That paragraph permits, as a practical expedient, that if an entity has a right to consideration from a customer in an amount that corresponds directly with the value to the customer of the entity’s performance completed to date (for example, a service contract in which an entity bills a fixed amount for each hour of service provided), the entity may recognise revenue in the amount to which the entity has a right to invoice.

IFRS 15 121

Qualitative

An entity must explain qualitatively whether it is applying the practical expedient in IFRS 15 121 and whether any consideration from contracts with customers is not included in the transaction price and, therefore, not included in the information disclosed in accordance with IFRS 15 120. For example, an estimate of the transaction price would not include any estimated amounts of variable consideration that are constrained.

IFRS 15 122

The standard provides the following examples of these required disclosures:


Example 42—Disclosure of the transaction price allocated to the remaining performance obligations

IE212 On 30 June 20X7, an entity enters into three contracts (Contracts A, B and C) with separate customers to provide services. Each contract has a two-year non-cancellable term. The entity considers the requirements in paragraphs 120–122 of IFRS 15 in determining the information in each contract to be included in the disclosure of the transaction price allocated to the remaining performance obligations at 31 December 20X7.

Contract A

IE213 Cleaning services are to be provided over the next two years typically at least once per month. For services provided, the customer pays an hourly rate of CU25.

IE214 Because the entity bills a fixed amount for each hour of service provided, the entity has a right to invoice the customer in the amount that corresponds directly with the value of the entity’s performance completed to date in accordance with paragraph B16 of IFRS 15. Consequently, no disclosure is necessary if the entity elects to apply the practical expedient in paragraph 121(b) of IFRS 15.

Contract B

IE215 Cleaning services and lawn maintenance services are to be provided as and when needed with a maximum of four visits per month over the next two years. The customer pays a fixed price of CU400 per month for both services. The entity measures its progress towards complete satisfaction of the performance obligation using a time-based measure.

IE216 The entity discloses the amount of the transaction price that has not yet been recognised as revenue in a table with quantitative time bands that illustrates when the entity expects to recognise the amount as revenue. The information for Contract B included in the overall disclosure is as follows:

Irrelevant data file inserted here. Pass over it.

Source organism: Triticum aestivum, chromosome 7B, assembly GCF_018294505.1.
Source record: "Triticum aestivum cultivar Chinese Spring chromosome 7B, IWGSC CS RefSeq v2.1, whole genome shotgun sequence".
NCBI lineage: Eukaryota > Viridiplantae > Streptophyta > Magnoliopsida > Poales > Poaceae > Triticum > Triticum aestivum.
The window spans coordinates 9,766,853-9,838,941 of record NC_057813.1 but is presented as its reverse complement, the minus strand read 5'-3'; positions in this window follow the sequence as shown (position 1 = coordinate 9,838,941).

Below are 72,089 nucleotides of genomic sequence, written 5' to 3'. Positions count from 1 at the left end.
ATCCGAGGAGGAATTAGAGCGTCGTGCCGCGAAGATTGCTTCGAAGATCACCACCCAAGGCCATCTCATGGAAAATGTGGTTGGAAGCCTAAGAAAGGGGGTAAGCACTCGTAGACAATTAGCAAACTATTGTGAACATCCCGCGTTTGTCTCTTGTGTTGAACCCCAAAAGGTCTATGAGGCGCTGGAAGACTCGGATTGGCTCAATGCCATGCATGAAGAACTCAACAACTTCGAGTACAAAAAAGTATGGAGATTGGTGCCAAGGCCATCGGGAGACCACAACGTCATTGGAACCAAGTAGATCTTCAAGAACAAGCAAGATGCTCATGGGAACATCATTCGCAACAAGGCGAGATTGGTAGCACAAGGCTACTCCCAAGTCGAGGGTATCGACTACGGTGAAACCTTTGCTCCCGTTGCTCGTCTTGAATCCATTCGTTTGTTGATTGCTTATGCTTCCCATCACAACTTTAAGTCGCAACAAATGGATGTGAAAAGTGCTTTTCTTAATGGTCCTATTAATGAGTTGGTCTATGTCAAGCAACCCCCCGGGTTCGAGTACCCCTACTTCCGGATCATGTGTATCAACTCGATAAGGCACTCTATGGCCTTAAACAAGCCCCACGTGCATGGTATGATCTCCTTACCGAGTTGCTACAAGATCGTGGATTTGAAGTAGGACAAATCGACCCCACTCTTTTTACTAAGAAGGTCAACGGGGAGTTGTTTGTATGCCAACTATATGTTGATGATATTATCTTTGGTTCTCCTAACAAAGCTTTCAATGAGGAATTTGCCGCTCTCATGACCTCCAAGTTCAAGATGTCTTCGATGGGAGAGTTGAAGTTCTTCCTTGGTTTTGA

20X8   20X9 Total
CU CU CU
Revenue expected to be recognised on this contract as of 31 December 20X7 4,800(a)  2,400(b)  7,200
(a) CU4,800 = CU400 × 12 months.
(b) CU2,400 = CU400 × 6 months.

Contract C

IE217 Cleaning services are to be provided as and when needed over the next two years. The customer pays fixed consideration of CU100 per month plus a one-time variable consideration payment ranging from CU0–CU1,000 corresponding to a one-time regulatory review and certification of the customer’s facility (ie a performance bonus).

The entity estimates that it will be entitled to CU750 of the variable consideration. On the basis of the entity’s assessment of the factors in paragraph 57 of IFRS 15, the entity includes its estimate of CU750 of variable consideration in the transaction price because it is highly probable that a significant reversal in the amount of cumulative revenue recognised will not occur.

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The entity measures its progress towards complete satisfaction of the performance obligation using a time-based measure.

IE218 The entity discloses the amount of the transaction price that has not yet been recognised as revenue in a table with quantitative time bands that illustrates when the entity expects to recognise the amount as revenue.

The entity also includes a qualitative discussion about any significant variable consideration that is not included in the disclosure. The information for Contract C included in the overall disclosure is as follows:

20X8   20X9 Total
CU CU CU
Revenue expected to be recognised on this contract as of 31 December 20X7 1,575(a) 788(b) 2,363
(a) Transaction price = CU3,150 (CU100 × 24 months + CU750 variable consideration) recognised evenly over 24 months at CU1,575 per year.
(b) CU1,575 ÷ 2 = CU788 (ie for 6 months of the year).

IE219 In addition, in accordance with paragraph 122 of IFRS 15, the entity discloses qualitatively that part of the performance bonus has been excluded from the disclosure because it was not included in the transaction price.